by Sharon Ayala
Dr. David Cummings, PLNU professor of biology, has been making quite a bit of news for his research and discovery of antibiotic-resistance bacterial DNA in Southern California wetlands. In addition to academic journals, his work has also recently been featured in the San Diego Union-Tribune and The Huffington Post. We asked him a few questions of our own.
Q: What exactly are antibiotic-resistance genes?
A: Genes are segments of DNA that give information to a cell to tell it how to do something, like a paragraph in an instruction manual. Antibiotic-resistance genes tell the bacteria how to make a protein that protects it from the killing action of an antibiotic drug.
Q: How did your work with the study of drug-resistance genes come about?
A: We were studying the good bacteria that live in our local urban wetlands, asking the question, “Are the bacteria in these urban-impacted wetlands different than those in the pristine wetlands?” All the while, I was asking my students and myself, “What are the really important questions here that no one is looking at?” It occurred to me that, while many professionals were studying the pathogens at these sites, the bad bacteria, no one was asking questions about the drug resistance of the DNA that makes the bacteria resistant. We ran a few pilot experiments to see if there was anything to it, and to our surprise, we found a very important resistance gene. The deeper we probed the more we found. Now we can find just about any resistance gene we look for, at least in the Tijuana Estuary, where there is direct sewage pollution. Famosa Slough here in Point Loma is much less contaminated.
Q: Why should the everyday person care about antibiotic resistance genes?
A: Resistance genes are the cause of the superbugs we hear about in the news, bacteria like MRSA (Methicillin-resistant staph aureus) or multidrug resistant tuberculosis. These genes are typically found on larger pieces of DNA called plasmids, which bacteria can share with one another. So, if one species has a plasmid with one (or often several) antibiotic-resistance genes, and it comes into contact with another species that does not, it can make a copy of the plasmid and share it, making the second species drug-resistant as well. This is the primary way that the pathogens that cause disease in humans become resistant to the drugs we use to fight them.
Q: What do students get excited about when they help you with this kind of research?
A: They love the applicability of it. It’s not basic science that has no clear connection to human problems. Public health is very likely at risk because of this problem, and yet this problem is not on anyone’s radar (not yet). It’s also very exciting for them to be the first to witness something, like a new species of bacteria or a new plasmid. It’s a privilege as a scientist to be the first in human history to observe something in creation.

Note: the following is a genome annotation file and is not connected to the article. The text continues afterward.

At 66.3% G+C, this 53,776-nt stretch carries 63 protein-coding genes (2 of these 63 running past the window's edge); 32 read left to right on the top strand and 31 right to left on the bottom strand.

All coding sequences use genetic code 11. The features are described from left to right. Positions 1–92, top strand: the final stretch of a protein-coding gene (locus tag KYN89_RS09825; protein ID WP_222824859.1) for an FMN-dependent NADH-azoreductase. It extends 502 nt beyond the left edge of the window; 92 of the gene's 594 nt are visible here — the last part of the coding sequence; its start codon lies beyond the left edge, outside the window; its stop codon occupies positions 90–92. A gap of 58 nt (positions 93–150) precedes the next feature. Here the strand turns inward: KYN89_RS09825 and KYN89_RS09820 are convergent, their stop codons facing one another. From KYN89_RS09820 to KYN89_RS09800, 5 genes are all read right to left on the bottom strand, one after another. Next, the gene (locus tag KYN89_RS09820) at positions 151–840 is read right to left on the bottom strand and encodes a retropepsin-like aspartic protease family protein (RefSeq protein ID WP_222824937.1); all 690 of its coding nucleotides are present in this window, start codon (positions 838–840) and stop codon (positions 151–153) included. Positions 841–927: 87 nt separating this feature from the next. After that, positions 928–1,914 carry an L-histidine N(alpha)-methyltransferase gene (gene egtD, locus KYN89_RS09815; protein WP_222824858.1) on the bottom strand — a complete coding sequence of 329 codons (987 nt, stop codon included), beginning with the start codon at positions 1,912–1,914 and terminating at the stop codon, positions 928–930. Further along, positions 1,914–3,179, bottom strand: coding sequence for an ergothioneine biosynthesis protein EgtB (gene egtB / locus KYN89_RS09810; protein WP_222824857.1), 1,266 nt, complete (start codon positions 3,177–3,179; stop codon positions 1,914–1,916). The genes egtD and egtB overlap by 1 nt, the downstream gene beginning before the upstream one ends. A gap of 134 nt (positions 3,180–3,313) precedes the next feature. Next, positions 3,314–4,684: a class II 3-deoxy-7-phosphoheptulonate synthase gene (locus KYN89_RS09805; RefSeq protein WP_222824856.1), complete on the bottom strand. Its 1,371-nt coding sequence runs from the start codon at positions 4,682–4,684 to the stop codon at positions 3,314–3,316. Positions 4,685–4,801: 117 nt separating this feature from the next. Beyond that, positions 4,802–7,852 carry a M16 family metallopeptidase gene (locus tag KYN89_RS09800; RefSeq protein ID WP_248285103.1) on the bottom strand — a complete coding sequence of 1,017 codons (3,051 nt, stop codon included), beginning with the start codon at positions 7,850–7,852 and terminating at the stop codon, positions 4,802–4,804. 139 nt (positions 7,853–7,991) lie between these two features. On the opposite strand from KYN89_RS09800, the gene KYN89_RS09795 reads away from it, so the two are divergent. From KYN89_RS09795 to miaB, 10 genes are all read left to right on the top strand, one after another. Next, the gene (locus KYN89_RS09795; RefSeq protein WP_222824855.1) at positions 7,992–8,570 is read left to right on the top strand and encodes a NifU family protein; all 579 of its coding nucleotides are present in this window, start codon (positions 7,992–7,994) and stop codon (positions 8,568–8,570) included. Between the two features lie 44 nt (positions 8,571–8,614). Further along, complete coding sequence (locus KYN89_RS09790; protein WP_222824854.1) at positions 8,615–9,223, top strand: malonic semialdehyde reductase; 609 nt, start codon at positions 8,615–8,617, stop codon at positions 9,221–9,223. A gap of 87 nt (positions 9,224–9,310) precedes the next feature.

Q: Has there been one sort of a-ha moment in your research that stands out?
A: Certainly the early pilot studies were a-ha moments, when we first found resistance genes in the wetlands. Pouring through vast amounts of DNA sequences sometimes provides a-ha moments as well. For example, sometimes we find new genes that explain what we’ve been seeing in the bacteria.
Q: Last year, one of your students found CTX-M in the Tijuana River Estuary. Did that spark any specific progress?
A: CTX-M is a very important resistance gene. In fact, it makes bacteria resistant to just about all of the betalactam antibiotics, which includes all the penicillins, the cephalosporins, and the carbapenems, together comprising the majority of the antibiotics we use today. Unfortunately, we are short on funds right now and haven’t been able to pursue this question further. Hopefully, we can re-focus on it again in the near future.
Q: What are your plans for this study over the summer?
A: Right now, we are screening through a couple hundred plasmids isolated over the past year by Doug Zuill (a recent graduate from the biology department). We’re looking for novel multidrug-resistance plasmids that can be readily shared across species.